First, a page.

Format

Send to

Choose Destination
See comment in PubMed Commons below
Saudi J Gastroenterol. 2017 Jan-Feb;23(1):45-51. doi: 10.4103/1319-3767.199115.

Variation in inflammatory bowel disease care among saudi pediatric gastroenterologists.

Author information

  • 1Gastroenterology Unit, Pediatric Department, King Khalid University Hospital; Prince Abdullah Bin Khalid Celiac Disease Research Chair, College of Medicine, King Khalid University Hospital, King Saud University, Riyadh, Saudi Arabia.

Abstract

BACKGROUND/AIM:

Although international guidelines in inflammatory bowel disease (IBD) management are currently available, variations in IBD care still exist. The aim of this study was to determine the extent of the variation in IBD care among Saudi pediatric gastroenterologists.

MATERIALS AND METHODS:

A cross-sectional survey was conducted among all pediatric gastroenterologists who were members of the Saudi Society of Pediatric Gastroenterology, Hepatology, and Nutrition (SASPGHAN) from August 2015 to December 2015. The questionnaire included items on demographic characteristics and utilization of different diagnostic and therapeutic interventions in IBD care.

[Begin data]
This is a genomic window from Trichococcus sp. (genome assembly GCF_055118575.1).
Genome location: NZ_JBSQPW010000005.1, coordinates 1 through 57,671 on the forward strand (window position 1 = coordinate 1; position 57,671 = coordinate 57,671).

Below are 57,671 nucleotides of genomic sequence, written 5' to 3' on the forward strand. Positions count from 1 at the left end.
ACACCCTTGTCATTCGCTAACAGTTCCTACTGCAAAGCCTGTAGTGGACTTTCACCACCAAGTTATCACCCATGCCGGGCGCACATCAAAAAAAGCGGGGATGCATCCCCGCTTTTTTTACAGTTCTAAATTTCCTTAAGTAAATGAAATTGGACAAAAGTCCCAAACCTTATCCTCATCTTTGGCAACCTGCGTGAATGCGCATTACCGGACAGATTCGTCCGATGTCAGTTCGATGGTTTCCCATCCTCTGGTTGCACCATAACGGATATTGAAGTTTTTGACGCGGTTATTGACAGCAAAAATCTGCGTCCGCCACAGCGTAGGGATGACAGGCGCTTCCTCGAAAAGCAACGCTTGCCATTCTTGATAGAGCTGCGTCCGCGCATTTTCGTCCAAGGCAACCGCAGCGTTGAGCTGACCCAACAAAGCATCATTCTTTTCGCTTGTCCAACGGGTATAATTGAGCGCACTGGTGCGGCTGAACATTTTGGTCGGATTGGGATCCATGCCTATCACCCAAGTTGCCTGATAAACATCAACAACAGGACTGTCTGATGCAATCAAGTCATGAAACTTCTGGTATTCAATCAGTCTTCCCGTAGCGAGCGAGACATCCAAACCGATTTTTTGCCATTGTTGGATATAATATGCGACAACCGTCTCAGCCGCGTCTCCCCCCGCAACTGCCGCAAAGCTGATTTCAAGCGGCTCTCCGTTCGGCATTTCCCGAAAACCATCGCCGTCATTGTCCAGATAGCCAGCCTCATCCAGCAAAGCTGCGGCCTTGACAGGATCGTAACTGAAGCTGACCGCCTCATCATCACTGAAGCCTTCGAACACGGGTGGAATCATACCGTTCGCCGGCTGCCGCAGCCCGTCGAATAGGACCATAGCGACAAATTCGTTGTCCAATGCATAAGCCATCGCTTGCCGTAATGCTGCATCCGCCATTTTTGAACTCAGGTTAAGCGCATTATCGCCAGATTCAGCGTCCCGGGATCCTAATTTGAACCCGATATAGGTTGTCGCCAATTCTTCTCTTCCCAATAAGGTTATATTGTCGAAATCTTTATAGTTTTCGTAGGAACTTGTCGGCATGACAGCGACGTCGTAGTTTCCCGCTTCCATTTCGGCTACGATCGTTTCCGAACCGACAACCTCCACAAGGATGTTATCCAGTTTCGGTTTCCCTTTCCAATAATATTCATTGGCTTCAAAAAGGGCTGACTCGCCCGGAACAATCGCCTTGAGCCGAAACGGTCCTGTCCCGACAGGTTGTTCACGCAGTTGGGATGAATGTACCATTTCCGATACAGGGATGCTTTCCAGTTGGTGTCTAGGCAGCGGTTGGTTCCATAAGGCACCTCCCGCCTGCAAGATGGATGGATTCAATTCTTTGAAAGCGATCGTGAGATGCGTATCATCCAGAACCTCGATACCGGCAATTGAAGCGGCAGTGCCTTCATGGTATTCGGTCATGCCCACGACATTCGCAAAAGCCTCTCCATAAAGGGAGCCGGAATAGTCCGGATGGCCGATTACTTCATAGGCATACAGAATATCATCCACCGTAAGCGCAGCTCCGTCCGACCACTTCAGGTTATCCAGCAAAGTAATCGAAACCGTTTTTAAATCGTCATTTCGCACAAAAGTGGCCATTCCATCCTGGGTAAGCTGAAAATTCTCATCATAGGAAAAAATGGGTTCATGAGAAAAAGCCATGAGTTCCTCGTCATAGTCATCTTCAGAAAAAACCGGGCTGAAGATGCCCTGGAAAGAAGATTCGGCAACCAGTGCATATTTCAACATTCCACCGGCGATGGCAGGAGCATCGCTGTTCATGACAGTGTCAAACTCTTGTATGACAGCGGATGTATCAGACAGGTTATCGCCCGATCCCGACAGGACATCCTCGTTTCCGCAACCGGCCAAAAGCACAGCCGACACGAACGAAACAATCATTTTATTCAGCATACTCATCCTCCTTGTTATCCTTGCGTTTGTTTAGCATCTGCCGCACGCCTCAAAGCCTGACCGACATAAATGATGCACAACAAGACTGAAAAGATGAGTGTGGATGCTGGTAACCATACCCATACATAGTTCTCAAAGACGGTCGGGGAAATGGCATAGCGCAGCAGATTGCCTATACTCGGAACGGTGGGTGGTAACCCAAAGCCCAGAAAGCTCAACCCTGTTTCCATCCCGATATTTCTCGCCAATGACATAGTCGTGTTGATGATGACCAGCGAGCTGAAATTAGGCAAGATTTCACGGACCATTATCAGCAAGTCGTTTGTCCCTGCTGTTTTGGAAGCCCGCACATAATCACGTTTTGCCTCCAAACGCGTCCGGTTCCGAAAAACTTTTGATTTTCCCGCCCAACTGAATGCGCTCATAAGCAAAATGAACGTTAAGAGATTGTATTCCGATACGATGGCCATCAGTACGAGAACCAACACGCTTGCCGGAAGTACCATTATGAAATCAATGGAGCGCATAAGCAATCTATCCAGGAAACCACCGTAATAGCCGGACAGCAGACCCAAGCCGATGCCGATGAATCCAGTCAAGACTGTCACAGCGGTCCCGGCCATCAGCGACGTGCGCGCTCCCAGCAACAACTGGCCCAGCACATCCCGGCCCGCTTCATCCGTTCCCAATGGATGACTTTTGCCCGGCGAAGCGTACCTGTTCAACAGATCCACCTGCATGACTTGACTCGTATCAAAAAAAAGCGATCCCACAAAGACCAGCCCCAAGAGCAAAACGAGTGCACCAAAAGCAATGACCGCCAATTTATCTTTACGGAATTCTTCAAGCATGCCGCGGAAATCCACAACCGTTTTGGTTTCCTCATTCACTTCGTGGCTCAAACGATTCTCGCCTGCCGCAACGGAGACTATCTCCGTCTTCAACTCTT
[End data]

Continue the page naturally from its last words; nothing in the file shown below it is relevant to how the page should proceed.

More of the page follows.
RESULTS:

Of the 45 registered pediatric gastroenterologists surveyed, 37 (82%) returned the survey from 20 centers across the country; 75.7% were practicing in tertiary care centers. There was a considerable variation in the use of different diagnostic tests during the initial evaluation of the disease. Utilization of calprotectin assays, magnetic resonance imaging enterography, and bone densitometry seemed to vary the most between physicians practicing at tertiary and secondary care centers. There were statistically significant differences in the prescription of biological therapy between the two groups.

CONCLUSIONS:

We found a considerable variation in the use of different diagnostic and therapeutic interventions in the management of pediatric IBD patients. Such variations could lead to unintended differences in patient outcomes. Implementation of the available evidence-based guidelines may limit such variations and ultimately could improve the quality of IBD care provided.

PMID:
28139500
DOI:
10.4103/1319-3767.199115
[PubMed - in process]
Free full text
PubMed Commons home

PubMed Commons

0 comments
How to join PubMed Commons

    Supplemental Content

    Full text links

    Icon for Medknow Publications and Media Pvt Ltd
    Loading ...
    Support Center